Levulan Photodynamic Therapy (Levulan PDT) is an advanced treatment for actinic keratoses (AKs), or rough-textured, dry, scaly patches on the skin that can lead to skin cancer. Levulan PDT, a 2-part treatment course, is unique because it uses a light activated drug therapy to destroy AKs.

Levulan Kerastick Topical Solution is applied to the AK. The solution is then absorbed by the AK cells where it is converted to a chemical that makes the cells extremely sensitive to light. When the AK cells are exposed to the Blu-U blue light illuminator, a reaction occurs which destroys the AK cells.

The short, 2-part treatment course is convenient and fits your lifestyle:

  • Low downtime*
  • No prescription to fill
  • No daily medication to remember
  • Excellent cosmetic response1
  • No scarring reported to date

Levulan is commonly used to effectively treat acne. Levulan eliminates sebasceous glands thereby eliminating any further flare up of acne.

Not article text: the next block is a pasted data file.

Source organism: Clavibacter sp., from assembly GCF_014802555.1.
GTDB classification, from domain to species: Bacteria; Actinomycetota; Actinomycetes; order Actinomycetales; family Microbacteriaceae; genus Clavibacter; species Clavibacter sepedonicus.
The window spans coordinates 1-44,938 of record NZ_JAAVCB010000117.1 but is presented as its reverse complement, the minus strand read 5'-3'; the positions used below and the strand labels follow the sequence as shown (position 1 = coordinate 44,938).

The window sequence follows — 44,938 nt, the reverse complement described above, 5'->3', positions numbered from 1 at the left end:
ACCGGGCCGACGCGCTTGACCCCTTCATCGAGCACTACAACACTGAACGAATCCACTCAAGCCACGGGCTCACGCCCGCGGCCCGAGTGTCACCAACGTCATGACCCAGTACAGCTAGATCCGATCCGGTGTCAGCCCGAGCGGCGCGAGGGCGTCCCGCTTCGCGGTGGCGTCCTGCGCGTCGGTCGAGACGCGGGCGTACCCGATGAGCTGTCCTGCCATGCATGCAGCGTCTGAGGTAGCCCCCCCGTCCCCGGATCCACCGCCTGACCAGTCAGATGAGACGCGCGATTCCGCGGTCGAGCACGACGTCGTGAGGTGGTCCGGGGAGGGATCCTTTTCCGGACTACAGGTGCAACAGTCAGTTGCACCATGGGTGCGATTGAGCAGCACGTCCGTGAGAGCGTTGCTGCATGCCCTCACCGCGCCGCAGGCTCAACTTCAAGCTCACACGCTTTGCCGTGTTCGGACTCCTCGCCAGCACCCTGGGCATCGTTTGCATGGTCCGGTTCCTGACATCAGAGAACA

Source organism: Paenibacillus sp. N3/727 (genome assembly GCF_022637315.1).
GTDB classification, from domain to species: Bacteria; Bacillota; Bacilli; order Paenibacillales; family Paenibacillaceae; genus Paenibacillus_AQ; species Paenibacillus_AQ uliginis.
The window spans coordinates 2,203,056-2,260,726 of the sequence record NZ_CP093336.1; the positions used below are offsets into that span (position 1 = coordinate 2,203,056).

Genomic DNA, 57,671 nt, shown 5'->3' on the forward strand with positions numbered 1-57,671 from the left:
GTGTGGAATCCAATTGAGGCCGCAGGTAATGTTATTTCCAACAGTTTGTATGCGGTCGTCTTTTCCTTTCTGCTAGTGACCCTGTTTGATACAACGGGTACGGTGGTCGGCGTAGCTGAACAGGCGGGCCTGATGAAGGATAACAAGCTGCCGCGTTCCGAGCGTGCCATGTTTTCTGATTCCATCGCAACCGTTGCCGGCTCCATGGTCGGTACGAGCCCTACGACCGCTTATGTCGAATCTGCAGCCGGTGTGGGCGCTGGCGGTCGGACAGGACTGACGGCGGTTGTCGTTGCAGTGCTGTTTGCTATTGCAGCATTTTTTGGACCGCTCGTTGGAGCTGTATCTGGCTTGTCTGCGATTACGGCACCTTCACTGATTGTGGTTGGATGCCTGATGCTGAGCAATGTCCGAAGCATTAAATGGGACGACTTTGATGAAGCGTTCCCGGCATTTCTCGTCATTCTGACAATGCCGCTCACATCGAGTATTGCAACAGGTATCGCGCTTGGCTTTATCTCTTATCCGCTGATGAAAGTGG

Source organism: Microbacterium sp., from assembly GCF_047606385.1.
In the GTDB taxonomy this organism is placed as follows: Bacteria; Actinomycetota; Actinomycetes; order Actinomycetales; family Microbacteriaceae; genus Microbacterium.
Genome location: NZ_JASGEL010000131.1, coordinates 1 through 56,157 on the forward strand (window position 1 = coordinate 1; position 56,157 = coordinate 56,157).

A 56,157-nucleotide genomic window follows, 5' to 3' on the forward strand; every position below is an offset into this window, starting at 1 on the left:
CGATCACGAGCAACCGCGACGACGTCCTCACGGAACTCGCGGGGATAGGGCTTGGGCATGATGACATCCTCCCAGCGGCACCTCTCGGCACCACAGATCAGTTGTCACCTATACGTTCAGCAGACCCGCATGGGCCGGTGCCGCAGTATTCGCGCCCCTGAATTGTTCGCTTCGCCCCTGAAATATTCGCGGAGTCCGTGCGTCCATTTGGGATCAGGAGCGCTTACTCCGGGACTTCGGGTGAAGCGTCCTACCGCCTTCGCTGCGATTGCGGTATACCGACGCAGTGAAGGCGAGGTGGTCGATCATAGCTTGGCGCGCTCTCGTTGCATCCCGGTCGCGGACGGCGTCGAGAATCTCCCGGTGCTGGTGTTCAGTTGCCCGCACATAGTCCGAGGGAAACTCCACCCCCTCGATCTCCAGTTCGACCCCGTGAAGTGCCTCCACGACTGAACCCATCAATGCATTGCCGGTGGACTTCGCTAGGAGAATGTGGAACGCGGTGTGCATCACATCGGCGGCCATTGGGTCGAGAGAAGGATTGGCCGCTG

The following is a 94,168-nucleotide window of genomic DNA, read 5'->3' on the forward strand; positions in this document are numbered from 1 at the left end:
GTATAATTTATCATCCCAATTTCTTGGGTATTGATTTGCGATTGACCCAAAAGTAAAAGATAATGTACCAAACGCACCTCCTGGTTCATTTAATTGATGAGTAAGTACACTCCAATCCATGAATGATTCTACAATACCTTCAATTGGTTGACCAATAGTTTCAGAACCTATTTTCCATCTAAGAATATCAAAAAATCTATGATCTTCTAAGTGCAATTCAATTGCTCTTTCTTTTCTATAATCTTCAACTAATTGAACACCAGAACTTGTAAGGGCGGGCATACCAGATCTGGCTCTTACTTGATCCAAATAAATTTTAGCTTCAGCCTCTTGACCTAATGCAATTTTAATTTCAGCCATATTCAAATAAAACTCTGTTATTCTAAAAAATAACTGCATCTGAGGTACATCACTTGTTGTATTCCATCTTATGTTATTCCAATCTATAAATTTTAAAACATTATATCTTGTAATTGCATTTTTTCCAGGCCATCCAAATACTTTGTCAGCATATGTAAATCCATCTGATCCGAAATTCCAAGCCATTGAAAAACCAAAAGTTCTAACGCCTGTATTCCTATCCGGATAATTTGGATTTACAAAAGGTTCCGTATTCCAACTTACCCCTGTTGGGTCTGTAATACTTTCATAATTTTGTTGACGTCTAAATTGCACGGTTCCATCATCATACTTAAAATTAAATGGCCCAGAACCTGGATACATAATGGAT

Who should NOT take Levulan?

Levulan Kerastick should not be taken by patients who have cutaneous photosensitivity at wavelengths at 400-450 nm, porphyria, or known allergies to porphyrins, and in patients with known sensitivity to any of the components of the Levulan Kerastick for Topical Solution.

Levulan Kerastick has not been tested on patients with inherited or acquired coagulation defects. There have been no formal studies of the interaction of Levulan Kerastick for Topical Solution with any other drugs and no drug-specific interactions were noted during any of the controlled clinical trials. It is possible that concomitant use of other known photosensitizing agents might increase the photosensitivity reaction of actinic keratosis treated with the Levulan Kerastick. It is important to tell your physician if you are taking any oral medications or using any topical prescription or non-prescription products on your face or scalp. Tell your doctor if you are pregnant or nursing.

What are the possible side effects?

The most common side effects include scaling/crusting, hypo/hyper-pigmentation, itching, stinging, and/or burning, erythema and edema. Severe stinging and/or burning at one or more lesions being treated were reported by at least 50% of patients at some time during the treatment.

What precautions should be taken?

Patients should avoid exposure of the photosensitive treatment sites to sunlight or bright indoor light prior to and at least 48 hours after blue light treatment. Exposure may result in a stinging and/or burning sensation and may cause erythema or edema of the lesions. Sunscreens will not protect against photosensitivity reactions caused by visible light.